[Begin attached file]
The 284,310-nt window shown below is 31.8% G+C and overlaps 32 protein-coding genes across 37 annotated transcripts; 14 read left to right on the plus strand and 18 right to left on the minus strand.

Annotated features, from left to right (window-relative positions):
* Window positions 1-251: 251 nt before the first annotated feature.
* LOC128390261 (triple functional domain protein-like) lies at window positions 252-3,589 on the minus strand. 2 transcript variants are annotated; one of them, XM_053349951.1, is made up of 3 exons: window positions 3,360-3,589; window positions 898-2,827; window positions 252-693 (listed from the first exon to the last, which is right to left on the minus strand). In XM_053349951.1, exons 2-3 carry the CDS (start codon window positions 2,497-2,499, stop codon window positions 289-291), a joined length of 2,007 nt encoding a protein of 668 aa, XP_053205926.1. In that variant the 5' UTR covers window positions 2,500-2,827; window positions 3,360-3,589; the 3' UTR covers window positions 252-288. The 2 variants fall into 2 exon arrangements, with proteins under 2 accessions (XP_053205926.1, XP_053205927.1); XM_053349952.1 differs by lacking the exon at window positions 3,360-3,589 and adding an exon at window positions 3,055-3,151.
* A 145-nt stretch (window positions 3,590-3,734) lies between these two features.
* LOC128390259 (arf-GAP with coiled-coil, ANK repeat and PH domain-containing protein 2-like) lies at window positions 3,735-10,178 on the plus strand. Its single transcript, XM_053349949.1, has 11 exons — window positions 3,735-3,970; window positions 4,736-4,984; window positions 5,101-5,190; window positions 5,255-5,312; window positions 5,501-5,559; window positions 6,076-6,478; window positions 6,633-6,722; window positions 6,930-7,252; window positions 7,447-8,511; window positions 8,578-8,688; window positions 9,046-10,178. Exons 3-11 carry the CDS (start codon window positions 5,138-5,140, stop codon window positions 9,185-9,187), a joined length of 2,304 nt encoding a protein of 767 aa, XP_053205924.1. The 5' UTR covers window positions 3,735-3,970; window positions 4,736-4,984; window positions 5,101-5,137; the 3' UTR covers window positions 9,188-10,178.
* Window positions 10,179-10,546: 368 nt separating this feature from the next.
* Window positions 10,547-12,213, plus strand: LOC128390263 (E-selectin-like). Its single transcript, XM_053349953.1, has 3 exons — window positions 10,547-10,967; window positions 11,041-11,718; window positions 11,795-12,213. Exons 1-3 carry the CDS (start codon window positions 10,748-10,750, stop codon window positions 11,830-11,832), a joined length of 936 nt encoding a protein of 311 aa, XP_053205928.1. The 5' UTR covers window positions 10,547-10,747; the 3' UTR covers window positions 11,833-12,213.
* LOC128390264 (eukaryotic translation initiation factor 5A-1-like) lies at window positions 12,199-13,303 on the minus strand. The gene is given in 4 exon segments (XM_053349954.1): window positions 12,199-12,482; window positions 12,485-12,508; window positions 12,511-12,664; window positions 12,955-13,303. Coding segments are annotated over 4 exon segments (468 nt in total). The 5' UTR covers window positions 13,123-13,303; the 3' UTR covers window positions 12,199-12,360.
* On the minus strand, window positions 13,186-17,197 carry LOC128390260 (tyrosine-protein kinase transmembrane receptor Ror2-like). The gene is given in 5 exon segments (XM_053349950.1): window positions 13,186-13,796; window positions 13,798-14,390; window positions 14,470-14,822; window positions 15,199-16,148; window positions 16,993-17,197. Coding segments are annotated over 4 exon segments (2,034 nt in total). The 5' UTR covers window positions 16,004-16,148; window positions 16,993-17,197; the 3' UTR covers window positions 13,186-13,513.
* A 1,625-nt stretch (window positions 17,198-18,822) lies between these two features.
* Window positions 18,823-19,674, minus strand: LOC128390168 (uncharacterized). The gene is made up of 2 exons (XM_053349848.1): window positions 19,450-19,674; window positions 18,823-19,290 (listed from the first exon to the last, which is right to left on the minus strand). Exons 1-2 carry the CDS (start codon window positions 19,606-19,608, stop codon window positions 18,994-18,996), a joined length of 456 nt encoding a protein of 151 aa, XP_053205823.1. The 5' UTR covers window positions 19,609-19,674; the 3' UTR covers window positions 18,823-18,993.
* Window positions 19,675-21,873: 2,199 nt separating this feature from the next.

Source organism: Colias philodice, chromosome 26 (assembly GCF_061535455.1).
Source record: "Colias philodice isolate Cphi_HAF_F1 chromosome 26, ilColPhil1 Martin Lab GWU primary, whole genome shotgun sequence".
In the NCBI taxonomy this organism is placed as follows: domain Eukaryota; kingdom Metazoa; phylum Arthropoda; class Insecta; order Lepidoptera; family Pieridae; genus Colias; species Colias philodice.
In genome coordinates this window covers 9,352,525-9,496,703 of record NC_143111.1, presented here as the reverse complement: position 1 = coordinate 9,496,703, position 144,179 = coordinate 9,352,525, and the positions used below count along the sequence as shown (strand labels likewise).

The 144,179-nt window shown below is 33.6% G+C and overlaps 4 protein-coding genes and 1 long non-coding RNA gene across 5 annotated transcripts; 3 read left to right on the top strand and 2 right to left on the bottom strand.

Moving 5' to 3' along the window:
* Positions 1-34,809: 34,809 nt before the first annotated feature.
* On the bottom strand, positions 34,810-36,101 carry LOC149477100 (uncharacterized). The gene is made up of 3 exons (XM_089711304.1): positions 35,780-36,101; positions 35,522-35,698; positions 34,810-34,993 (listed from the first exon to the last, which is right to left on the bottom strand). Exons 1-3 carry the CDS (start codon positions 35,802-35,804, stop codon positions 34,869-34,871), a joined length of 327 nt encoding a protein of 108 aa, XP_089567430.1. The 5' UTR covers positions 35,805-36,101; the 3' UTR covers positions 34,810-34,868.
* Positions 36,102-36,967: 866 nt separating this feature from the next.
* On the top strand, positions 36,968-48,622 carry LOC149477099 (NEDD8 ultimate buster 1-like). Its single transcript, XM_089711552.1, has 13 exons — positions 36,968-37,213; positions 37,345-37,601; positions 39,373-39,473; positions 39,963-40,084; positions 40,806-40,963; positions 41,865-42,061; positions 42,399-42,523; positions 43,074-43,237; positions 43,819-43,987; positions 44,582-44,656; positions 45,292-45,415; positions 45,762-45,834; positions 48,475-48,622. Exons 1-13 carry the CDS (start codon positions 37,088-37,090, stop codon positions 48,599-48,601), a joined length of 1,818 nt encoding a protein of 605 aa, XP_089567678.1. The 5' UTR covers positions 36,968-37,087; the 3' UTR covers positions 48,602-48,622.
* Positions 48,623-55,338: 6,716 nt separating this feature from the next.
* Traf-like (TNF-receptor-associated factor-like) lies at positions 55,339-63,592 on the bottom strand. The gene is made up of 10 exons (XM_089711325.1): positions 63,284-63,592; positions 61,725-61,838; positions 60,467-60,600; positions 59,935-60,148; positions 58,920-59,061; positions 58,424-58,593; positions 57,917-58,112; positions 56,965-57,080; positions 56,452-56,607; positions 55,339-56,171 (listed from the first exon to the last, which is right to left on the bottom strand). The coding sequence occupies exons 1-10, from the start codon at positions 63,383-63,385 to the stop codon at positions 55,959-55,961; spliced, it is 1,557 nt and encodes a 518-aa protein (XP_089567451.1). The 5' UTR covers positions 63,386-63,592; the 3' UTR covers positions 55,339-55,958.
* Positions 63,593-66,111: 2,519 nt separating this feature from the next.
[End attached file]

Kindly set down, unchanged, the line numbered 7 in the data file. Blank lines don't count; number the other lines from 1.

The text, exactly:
* Window positions 10,179-10,546: 368 nt separating this feature from the next.